For example, AI can alleviate the workload of nurses and doctors by performing repetitive tasks such as filling out discharge summaries, enabling them to provide better care.  

Empowering HR managers with actionable insights 


Despite typically being run once a year, employee survey fatigue remains a real concern, according to a commentary published in the Financial Times, titled “The real reason employees don’t fill out surveys” by Janina Conboye and Sophia Smith. 


“Employees aren’t seeing the reason for – or the outcome of – the surveys they’re being asked to take,” explained the commentary. This perspective was shared by Haythorn, who proposed tapping on AI for intelligent listening. 


According to Workday, intelligent listening refers to automating feedback real-time and at scale, gaining predictive insights through AI, and deriving actionable insights to empower managers and employees. 


In other words, it’s not collecting data for the sake of it.  

​​​​​Roundtable participants discussed the unique public sector HR challenges, opportunities and challenges in using AI in HR. ​​Image: GovInsider.

During the discussion, some participants similarly highlighted the challenge of deriving actionable insights from fragmented data points across different systems.  


AI and ML provide managers the ability to analyse, broadly categorise, and classify employee sentiments across thousands of datapoints, explained Haythorn.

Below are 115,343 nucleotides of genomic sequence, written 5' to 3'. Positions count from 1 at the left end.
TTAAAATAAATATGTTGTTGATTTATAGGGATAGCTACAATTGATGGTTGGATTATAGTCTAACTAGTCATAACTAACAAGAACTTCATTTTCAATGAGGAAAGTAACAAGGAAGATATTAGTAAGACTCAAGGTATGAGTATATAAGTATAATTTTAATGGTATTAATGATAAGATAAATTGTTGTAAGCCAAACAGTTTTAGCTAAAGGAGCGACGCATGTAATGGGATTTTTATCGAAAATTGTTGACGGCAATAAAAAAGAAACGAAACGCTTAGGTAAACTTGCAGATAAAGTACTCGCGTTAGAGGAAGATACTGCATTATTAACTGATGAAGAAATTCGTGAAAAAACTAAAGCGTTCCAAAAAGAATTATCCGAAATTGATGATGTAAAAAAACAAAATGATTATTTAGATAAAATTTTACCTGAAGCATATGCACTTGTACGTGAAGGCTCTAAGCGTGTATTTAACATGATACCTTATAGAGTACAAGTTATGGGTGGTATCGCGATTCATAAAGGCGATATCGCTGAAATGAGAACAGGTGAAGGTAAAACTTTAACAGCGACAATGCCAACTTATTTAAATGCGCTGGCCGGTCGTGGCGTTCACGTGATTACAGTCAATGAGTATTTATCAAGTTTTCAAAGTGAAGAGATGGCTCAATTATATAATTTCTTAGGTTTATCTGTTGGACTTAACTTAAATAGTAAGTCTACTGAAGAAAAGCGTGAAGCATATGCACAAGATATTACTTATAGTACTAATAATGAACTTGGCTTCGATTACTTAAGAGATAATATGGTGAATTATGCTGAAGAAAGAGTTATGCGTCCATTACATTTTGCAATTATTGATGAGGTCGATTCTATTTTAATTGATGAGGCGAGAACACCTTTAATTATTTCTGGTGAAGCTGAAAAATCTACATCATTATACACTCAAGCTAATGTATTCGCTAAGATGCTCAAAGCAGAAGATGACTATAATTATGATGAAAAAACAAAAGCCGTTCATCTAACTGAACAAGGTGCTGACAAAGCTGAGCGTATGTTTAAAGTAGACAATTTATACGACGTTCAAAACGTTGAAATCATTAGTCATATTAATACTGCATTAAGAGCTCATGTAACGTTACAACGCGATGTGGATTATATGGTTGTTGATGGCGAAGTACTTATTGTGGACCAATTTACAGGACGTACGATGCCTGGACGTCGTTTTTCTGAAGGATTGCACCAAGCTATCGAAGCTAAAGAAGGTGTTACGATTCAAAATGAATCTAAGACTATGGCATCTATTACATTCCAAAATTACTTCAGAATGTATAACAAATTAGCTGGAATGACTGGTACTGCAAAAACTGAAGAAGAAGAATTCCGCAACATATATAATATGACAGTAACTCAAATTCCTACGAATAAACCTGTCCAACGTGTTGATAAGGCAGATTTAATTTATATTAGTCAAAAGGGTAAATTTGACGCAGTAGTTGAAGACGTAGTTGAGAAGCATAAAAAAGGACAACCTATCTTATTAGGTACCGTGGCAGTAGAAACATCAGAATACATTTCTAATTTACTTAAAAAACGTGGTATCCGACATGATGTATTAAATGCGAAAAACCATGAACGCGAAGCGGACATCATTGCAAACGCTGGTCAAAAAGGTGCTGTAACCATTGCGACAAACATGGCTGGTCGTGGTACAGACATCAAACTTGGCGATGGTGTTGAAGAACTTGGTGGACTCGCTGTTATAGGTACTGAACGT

“Employees go from a once-a-year survey number to a rich breakdown of insights based on their demographics, and then you [as a HR manager] can drive impactful change,” he added. 

AI enabling a skills-based organisation  


A skills-based organisation moves its focus from jobs and tasks to the skills present in their workforce. Amidst the talent shortage in Singapore, GovInsider earlier covered a story around Singapore’s transition from a degree-first to skills-based hiring approach


While a skills-based approach could drive overall efficiency and productivity by matching supply and demand of skills in an organisation, Haythorn underlined the main challenge faced by organisations in this transition. 


“The ability to distill the skills of an individual employee is already a highly complex task. Now if we try to propagate that across the entire organisation, can you imagine the [amount of] data points?” he said.  


The numerous data points would span multiple skillsets that all employees in the organisation have, as well as new skills gained during their time in the organisation. 

AI might just be the solution to this problem.  

AI can do three things in employee skills development: Conduct a comprehensive skills gap analysis, find a path to close gaps, and understand future needs and trends. Image: GovInsider.

Workday representatives highlighted in the discussion three things that AI can do in employee skills development: Conduct a comprehensive skills gap analysis, find a path to close the gaps, and understand future skill needs and trends.  


Workday Skills Cloud, an AI-powered HR platform, can standardise and organise skills gathered from multiple sources. 


Aside from consolidating and analysing skillsets, AI is also currently being used to develop customised training and employee onboarding paths, which are also known as microlearning content, said Prasad.